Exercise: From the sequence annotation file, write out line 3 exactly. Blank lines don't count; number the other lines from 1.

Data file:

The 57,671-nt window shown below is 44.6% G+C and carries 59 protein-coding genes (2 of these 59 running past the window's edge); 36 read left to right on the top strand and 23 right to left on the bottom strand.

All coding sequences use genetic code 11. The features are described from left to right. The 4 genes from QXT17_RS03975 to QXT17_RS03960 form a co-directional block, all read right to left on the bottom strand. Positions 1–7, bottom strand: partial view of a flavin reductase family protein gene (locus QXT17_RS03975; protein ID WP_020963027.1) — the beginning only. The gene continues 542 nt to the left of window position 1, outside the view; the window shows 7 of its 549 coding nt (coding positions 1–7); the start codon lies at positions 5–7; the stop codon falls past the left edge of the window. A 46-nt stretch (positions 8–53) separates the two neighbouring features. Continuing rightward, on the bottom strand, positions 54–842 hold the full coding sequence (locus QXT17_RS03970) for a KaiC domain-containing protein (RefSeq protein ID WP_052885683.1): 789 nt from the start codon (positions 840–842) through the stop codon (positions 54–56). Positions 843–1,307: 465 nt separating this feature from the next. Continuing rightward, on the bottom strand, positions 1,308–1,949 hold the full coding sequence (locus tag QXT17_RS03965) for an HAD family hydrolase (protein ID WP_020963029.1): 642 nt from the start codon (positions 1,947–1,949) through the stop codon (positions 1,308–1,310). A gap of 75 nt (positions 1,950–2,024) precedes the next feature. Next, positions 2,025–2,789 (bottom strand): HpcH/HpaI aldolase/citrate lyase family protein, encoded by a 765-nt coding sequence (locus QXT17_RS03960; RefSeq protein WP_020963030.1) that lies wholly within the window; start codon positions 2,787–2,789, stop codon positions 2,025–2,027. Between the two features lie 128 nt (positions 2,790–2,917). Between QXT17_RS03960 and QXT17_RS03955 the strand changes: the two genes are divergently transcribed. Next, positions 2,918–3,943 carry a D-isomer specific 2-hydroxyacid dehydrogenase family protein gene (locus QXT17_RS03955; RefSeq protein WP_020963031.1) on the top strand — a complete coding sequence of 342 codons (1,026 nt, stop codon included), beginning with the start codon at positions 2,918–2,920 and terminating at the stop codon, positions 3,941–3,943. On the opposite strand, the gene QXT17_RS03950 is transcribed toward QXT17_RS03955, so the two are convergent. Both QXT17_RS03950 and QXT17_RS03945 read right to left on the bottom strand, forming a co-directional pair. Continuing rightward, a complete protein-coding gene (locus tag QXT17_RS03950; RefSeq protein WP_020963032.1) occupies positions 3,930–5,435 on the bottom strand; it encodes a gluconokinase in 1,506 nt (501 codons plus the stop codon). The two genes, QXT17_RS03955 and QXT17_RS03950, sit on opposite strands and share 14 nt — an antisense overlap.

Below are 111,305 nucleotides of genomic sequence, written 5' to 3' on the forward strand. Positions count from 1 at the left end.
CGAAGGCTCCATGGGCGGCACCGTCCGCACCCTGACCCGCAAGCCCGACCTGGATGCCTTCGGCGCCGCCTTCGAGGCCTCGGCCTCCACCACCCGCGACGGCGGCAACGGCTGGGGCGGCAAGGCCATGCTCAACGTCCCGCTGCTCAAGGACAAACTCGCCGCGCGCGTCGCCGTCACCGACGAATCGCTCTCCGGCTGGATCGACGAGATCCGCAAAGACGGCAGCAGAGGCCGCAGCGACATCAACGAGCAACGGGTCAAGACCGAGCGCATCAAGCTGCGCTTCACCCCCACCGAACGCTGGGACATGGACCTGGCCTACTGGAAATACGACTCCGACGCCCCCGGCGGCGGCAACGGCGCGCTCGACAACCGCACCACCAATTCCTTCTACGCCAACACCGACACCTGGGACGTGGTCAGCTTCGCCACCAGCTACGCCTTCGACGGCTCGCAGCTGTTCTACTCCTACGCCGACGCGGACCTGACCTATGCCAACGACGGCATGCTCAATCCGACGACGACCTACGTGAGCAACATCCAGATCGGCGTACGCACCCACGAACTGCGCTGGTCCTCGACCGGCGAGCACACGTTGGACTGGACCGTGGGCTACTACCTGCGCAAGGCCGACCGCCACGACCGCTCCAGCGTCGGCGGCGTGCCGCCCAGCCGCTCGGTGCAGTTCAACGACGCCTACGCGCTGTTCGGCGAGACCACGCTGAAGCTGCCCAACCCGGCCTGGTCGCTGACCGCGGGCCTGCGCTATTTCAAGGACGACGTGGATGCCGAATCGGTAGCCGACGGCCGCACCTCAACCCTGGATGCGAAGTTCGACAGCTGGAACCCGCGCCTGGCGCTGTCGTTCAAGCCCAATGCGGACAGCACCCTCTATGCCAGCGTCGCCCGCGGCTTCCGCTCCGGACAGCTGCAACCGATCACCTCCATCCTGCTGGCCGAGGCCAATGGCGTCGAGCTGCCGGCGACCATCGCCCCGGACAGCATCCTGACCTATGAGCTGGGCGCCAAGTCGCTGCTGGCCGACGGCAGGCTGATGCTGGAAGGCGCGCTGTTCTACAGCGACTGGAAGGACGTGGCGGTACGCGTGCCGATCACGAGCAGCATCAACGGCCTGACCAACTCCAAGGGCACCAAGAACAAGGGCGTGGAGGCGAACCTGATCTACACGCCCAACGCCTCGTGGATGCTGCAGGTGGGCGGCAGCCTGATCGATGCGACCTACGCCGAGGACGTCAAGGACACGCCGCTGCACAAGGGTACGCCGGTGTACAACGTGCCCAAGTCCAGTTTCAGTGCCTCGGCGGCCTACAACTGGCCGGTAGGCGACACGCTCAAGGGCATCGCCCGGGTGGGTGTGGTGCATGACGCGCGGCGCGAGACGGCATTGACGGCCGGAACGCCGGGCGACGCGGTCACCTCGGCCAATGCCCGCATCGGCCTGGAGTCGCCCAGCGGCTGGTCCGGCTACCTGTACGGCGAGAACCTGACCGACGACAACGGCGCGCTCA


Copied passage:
Below are 111,305 nucleotides of genomic sequence, written 5' to 3' on the forward strand. Positions count from 1 at the left end.